I, and my wife, have multiple IRA, ROTH IRA, Sep IRA, Rollover IRA and 401K accounts. I am 64, my wife is 58. I am planning to retire between 70 and 72. I was wondering how our MRD will be computed and is there is a site or an equation that gives our MRD.

1 Answer 1


Publication 590 (note my link is to 590b which offers advice on the withdrawal side 590a covers deposits) offers the chart for this. Each year a 70.5 or older person has an RMD, a percent of retirement accounts based on end of prior year balance.

The math is not too tough. The 401(k) is treated as a separate entity. No RMD as long as you work. Then RMDs based on the account balance. All IRAs can be added up, RMD calculated, and the withdrawal made for that amount from any account.

rmd chart

This is the first decade. It's given as a divisor, i.e. Take the balance and divide by the number for the RMD that year. You can see how it grows, the RMD becoming a higher percent as you get older.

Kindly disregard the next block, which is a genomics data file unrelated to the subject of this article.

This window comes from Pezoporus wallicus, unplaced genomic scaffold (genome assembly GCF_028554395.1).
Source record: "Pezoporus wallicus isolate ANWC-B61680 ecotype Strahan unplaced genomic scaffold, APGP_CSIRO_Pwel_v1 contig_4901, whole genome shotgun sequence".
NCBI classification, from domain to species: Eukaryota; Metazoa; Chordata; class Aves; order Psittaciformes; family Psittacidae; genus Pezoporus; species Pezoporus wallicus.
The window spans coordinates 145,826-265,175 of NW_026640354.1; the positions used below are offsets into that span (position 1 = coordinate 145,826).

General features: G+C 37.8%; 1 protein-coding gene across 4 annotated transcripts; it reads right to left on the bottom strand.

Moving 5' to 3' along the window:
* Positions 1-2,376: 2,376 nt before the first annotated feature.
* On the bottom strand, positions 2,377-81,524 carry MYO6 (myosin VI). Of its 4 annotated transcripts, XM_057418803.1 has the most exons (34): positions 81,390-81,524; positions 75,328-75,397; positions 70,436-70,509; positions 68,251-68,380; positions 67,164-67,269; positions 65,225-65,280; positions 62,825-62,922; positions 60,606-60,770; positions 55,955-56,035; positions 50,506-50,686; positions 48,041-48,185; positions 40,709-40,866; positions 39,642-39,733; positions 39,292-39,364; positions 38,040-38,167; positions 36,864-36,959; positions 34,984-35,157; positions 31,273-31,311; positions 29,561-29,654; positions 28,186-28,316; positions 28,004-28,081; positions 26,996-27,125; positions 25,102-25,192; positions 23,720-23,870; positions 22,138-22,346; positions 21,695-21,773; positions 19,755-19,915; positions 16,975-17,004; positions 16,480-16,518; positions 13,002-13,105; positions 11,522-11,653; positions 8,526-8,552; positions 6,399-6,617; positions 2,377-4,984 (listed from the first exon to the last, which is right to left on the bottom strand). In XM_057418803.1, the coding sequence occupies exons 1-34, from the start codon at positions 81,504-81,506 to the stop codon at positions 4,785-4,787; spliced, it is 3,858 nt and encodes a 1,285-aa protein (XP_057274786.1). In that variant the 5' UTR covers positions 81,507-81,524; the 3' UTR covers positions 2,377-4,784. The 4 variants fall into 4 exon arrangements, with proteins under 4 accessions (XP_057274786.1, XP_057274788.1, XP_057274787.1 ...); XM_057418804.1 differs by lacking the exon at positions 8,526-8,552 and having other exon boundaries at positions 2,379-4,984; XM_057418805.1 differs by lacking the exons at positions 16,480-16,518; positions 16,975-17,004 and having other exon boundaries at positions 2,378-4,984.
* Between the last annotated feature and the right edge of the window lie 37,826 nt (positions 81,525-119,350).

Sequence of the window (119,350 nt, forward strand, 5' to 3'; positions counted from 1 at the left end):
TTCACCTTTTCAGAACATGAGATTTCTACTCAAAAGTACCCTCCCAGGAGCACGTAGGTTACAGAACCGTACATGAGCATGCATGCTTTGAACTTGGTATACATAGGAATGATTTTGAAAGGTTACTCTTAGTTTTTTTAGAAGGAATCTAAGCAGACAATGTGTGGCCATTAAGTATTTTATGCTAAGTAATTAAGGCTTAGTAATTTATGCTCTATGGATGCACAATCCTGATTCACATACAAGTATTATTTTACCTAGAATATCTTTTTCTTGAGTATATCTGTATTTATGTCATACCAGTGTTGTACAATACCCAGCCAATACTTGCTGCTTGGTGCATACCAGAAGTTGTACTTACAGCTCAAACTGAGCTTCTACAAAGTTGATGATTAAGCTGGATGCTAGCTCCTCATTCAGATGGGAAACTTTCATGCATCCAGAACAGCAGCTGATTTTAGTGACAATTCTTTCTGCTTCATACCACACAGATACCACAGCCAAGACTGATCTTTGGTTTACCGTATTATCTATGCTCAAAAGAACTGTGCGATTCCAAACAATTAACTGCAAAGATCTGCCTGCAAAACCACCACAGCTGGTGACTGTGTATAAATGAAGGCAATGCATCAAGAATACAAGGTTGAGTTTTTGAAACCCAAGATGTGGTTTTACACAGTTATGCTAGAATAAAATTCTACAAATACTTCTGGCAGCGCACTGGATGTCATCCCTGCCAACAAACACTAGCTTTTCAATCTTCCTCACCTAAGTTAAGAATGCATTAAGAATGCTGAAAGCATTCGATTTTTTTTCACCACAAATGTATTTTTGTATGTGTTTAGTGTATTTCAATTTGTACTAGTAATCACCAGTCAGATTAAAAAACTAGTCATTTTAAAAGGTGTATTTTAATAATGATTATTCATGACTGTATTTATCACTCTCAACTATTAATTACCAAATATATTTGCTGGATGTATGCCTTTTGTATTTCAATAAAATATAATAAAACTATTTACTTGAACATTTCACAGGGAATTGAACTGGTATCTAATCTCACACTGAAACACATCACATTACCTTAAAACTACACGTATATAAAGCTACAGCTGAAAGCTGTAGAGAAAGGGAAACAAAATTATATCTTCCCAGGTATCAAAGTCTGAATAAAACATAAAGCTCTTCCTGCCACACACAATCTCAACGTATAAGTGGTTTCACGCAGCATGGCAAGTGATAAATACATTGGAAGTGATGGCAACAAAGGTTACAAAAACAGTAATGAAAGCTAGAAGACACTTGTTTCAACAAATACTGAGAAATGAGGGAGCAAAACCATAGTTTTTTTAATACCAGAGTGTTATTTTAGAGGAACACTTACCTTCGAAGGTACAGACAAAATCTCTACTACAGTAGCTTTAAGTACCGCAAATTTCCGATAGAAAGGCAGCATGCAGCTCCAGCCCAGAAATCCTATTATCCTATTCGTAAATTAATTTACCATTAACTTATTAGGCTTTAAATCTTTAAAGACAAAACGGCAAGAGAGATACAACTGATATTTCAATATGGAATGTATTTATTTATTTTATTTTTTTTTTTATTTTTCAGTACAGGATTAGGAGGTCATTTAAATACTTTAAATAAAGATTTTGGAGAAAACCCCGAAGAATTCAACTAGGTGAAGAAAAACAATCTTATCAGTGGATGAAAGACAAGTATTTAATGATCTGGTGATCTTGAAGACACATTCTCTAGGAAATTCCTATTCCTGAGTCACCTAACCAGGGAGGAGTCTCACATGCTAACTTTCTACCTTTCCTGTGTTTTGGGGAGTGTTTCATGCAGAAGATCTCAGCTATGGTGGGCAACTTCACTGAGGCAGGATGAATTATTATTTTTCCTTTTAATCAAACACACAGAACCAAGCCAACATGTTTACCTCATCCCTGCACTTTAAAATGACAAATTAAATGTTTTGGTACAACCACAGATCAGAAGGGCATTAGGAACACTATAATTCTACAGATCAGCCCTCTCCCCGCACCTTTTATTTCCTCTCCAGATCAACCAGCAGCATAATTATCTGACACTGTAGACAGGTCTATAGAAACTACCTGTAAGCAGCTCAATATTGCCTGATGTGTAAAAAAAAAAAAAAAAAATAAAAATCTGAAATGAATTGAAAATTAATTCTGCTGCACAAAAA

Two side notes - play with a spreadsheet, do the math. Project out ten years. If RMDs are likely to push you to a higher bracket, consider using Roth conversions to pull in some income, and "top off" your existing bracket. You'll build up Roth accounts at a lower marginal rate and have access to the money including growth, after five years. Second - the prior advice may fail if either of you wind up in a nursing home. The cost becomes a medical write off and effectively tax free (there's some math to do, cost has to exceed a percentage of income and standard deductions, etc, and then it's all a write off.)

  • Thanks for the comprehensive response. Based on this response, it looks to me that at my age and tax bracket contributing to IRA is not that desirable anymore since I do not get any tax break by contribution to IRA and I am not qualified to contribute to Roth. The only benefit of IRA is tax free accumulation of gains in the remaining six years and I am not sure if this is worth it given the RMD.
    – per
    Aug 21, 2016 at 23:42
  • @per - The non-deducted future deposits can still help, they become part of the math for conversions or withdrawals. e.g. You have $450K in pretax IRA money and $50K post tax. A withdrawal or conversion is taxed on only 90% of the funds, take out (or convert) $50K, and the tax is computed on $45K, not the full $50K. You are no worse off for putting the money in the IRA. Aug 22, 2016 at 2:57

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